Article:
Melnek v. Las Vegas Metropolitan Police Department et al

Filing 30

ORDER. IT IS HEREBY ORDERED that the LVMPD Defendants' 8 Motion to Dismiss is GRANTED. IT IS FURTHER ORDERED that the LVMPD Defendants' 9 Motion for Summary Judgment is DENIED as moot. IT IS FURTHER ORDERED that th e DPBH Defendants' 16 Motion to Dismiss is GRANTED. IT IS FURTHER ORDERED that Plaintiff may have 21 days from the date of this Order to file an Amended Complaint against Defendants LVMPD, Sheriff Lombardo, Phinney, and Malay. Signed by Judge Gloria M. Navarro on 5/10/2024. (Copies have been distributed pursuant to the NEF - AMMi)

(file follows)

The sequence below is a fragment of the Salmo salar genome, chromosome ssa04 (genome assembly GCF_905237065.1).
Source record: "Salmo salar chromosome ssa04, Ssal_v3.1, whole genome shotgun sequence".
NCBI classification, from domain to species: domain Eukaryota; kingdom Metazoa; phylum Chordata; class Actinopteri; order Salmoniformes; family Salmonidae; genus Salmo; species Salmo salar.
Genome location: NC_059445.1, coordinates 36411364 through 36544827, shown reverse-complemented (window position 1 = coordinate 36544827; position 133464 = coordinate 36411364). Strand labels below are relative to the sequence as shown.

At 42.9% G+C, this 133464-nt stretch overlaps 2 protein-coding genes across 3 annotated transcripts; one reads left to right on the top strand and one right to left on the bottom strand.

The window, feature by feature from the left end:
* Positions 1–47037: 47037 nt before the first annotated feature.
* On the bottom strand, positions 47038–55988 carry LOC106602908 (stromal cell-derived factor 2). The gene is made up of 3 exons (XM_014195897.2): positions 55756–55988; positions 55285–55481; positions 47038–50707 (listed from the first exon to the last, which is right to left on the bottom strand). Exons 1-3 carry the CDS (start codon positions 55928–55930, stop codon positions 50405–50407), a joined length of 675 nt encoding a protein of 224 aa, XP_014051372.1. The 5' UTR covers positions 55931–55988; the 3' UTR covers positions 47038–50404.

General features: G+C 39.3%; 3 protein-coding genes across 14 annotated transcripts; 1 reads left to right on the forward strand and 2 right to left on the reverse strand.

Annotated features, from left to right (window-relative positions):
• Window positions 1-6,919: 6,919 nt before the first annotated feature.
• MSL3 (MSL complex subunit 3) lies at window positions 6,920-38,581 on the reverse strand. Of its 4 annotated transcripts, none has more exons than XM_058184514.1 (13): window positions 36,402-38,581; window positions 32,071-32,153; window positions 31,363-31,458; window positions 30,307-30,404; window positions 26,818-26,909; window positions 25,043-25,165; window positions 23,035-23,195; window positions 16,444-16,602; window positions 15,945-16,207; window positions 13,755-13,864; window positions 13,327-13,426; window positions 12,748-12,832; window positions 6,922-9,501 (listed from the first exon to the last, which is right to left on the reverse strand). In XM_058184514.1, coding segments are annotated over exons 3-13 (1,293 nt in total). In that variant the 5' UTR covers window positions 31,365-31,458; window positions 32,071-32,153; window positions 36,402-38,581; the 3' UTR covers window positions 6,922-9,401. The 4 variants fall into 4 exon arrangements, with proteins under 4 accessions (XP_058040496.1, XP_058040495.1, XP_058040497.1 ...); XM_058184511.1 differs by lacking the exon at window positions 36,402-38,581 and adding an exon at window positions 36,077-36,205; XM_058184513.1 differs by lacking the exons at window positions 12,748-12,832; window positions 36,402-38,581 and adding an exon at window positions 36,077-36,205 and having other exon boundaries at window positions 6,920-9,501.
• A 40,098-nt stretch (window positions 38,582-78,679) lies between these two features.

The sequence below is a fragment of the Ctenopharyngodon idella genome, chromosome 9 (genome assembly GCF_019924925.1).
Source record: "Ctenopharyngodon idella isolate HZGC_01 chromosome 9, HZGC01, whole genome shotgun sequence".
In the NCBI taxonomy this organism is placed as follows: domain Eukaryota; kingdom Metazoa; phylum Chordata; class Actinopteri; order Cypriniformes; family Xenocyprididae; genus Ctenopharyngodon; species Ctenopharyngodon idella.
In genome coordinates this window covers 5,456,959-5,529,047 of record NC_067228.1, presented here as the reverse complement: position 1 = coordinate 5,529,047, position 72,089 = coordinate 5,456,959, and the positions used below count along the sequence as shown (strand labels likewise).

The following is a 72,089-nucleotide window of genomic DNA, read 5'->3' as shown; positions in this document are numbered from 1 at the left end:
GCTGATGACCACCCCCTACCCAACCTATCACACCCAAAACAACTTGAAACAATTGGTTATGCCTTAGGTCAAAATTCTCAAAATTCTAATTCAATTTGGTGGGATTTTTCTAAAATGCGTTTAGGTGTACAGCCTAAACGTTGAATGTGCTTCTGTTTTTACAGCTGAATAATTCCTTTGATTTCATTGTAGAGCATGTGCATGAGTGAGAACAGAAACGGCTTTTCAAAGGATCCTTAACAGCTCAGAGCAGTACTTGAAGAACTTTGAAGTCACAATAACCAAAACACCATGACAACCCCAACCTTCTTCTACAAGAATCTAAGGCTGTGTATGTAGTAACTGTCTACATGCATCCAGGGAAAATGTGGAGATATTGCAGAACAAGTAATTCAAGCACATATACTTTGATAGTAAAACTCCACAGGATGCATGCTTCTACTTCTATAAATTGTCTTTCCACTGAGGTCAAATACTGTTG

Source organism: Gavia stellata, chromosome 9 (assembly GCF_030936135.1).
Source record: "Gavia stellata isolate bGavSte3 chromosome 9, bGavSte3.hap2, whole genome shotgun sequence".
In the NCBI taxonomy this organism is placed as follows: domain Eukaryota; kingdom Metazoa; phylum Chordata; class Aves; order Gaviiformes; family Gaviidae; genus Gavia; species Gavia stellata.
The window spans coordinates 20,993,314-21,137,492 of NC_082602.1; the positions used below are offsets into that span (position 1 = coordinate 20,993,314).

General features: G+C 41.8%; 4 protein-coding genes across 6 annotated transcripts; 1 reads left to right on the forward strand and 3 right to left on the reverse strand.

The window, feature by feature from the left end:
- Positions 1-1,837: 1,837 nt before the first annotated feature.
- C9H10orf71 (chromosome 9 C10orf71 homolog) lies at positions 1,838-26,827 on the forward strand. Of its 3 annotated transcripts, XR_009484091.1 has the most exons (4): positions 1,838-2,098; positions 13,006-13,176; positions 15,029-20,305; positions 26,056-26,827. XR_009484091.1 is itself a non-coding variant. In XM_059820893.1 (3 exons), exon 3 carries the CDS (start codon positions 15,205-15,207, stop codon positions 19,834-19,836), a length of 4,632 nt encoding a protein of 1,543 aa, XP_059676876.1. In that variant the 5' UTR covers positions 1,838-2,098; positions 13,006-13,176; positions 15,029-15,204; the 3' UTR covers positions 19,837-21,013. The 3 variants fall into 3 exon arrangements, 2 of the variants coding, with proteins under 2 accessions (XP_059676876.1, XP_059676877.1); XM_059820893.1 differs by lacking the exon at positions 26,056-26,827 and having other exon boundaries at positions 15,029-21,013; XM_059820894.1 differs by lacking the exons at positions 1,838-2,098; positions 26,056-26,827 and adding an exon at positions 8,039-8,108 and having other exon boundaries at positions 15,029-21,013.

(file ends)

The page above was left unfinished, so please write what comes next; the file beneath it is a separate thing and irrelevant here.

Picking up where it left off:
Download PDF